Revolutionary War Soldier 1776-1779
The Shelby Valley Historical Society will host a dedication ceremony at the Dorton/Caney Community Center on US 23 north of Dorton on Saturday, May 14, 2011. Guests are invited to gather at noon for refreshments and the ceremony will begin at 1:00 pm.
The final program will be determined at a SVHS meeting on April 21st. See program
The following information regarding John May and his family has been prepared for the ceremony.
John May Historical Marker
Johannes (John) May, the only son of Frantz Peter and Anna Maria May, was born in Lancaster, PA on January 6, 1760 and baptized in the First Reformed Church on January 20. In 1748, John's father, two uncles, two aunts and their widowed mother, Maria Catharina Graeff May, had immigrated to Pennsylvania from their home in the Nahe Valley in Germany, west of the Rhine. Frantz Peter's family remained in Lancaster County until 1768, then moved to a settlement that later became Martinsburg, in Berkeley County, VA [now WV].
We know of John's service in the Revolutionary War from a declaration for a pension that was sworn by his widow in 1845, when she was 86 years old. Her declaration tells us in part that John "...entered the services in the county of Berkeley and state of Virginia... in his seventeenth year [~ Oct. 1776]..." - "... his captain's name was [William] Cherry and a portion of his time he was under the command of General [Charles] Lee..." - "...he frequently spoke of being on the opposite side of the river from the battle of Long Island and of General Washington's retreat over the river [Nov. 1776]..." - "...he was in the artillery..." -"... he returned from the army in April ..." and they were married the following March.
John's son, Samuel May, was among others who were deposed for Sarah's declaration. He recalled "...having frequently seen in the lifetime of my father, John May, what he called his discharge." He also recalled hearing his parents say they were married in Martinsburg, Virginia "...shortly after the expiration of father's service in the army."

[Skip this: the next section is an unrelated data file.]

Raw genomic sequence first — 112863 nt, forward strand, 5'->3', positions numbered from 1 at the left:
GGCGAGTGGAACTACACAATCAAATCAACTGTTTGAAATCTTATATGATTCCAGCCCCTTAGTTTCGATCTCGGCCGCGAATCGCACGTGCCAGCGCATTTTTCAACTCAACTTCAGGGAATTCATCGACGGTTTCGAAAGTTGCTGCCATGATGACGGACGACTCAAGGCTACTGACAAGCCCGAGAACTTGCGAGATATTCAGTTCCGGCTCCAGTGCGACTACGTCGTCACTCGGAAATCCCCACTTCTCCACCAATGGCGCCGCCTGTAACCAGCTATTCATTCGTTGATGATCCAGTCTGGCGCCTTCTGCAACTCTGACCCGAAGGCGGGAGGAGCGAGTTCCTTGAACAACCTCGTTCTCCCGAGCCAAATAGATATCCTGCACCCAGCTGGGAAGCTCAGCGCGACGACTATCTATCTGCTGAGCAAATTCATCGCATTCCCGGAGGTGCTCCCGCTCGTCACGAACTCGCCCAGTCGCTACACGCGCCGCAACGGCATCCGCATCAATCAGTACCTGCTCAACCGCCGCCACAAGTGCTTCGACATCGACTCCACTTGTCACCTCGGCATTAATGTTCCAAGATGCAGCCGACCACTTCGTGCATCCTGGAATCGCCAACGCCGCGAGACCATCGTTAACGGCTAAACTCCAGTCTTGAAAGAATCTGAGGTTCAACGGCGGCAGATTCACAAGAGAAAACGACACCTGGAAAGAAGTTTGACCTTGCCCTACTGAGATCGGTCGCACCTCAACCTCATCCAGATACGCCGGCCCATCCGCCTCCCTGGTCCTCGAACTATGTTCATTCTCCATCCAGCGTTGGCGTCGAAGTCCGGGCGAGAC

While living in the Martinsburg area, three sons were born to John and Sarah: John Jr. in 1781, Samuel in 1783 and Thomas in 1787. In 1789 the family moved along the Great Waggon Road through Virginia and settled in the Watauga Valley in Western North Carolina. While there, three more children were born: Elizabeth in 1790, Daniel in 1791 and Mary in 1797. In 1796 their 50 acre farm at the mouth of Elk Creek became part of the new state of Tennessee.
In 1800 John - then 40 years old - sold his farm for $300 and the family moved along 150 miles of forest trails to settle in the upper region of the Big Sandy Valley in newly-formed Floyd County, Kentucky. In September 1805 a survey for 200 acres on both sides of the Big Sandy - adjacent to his original 150 acre homestead -was made for John at the mouth of Shelby Creek. The last two children of John and Sarah were born on Shelby: Reuben in 1800 and Tlepolard [Philip Pollard] in 1805.
Court records indicate that clear title to thousands of acres of land in the county was jeopardized when new surveys were authorized for David Morgan in 1810. Among them was a survey for 990 acres that extended from present-day Pikeville up the river past John's farm. In October 1811 a Floyd County jury awarded John $500 from Richard Damron in a lawsuit charging that Damron failed to provide him a valid deed. In April 1812 John purchased 50 acres at the upper end of his original land from Morgan, who was obligated to "undivide" the original tract and dig a well for John's new cabin. We know from Sarah's declaration that John died on January 25, 1813 at the age of 53. His family - headed by his wife and 26 year old son Thomas - resettled on the 50 acres, at the foot of the hill where John was buried. The two older brothers were married and no longer lived on Shelby Creek.
Thomas and his mother - along with five other farmers on Shelby - were back in Floyd County Court in April 1814, successfully defending themselves on a complaint of "Trespass and Ejectment." In November 1815 John's heirs finally got clear title to this small tract of land. The historical marker honoring John and his family is located near this site.
In May 1823 Thomas May purchased 50 acres near the mouth of Robinson Creek from George Tackett and established his family home there. His mother resided with Thomas until her death about 1848. She is buried on the hillside beside John.
Graves of John & Sarah May